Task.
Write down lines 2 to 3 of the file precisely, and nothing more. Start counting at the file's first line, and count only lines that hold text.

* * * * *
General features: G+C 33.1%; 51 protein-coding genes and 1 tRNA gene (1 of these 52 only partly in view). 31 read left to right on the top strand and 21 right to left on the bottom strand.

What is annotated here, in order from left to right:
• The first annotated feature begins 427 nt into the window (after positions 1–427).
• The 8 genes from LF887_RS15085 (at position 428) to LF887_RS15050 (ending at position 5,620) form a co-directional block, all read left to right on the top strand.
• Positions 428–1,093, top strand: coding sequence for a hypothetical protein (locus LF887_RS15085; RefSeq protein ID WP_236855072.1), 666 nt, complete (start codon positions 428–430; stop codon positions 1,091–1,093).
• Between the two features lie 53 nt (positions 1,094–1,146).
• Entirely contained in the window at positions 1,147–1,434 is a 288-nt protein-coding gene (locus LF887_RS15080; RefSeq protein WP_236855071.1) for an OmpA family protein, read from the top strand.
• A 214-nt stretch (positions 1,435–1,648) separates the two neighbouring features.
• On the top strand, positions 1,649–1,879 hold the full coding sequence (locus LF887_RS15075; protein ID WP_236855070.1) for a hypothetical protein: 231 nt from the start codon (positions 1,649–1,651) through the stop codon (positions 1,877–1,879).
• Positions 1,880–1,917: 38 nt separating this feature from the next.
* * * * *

What is annotated here, in order from left to right:
• The first annotated feature begins 427 nt into the window (after positions 1–427).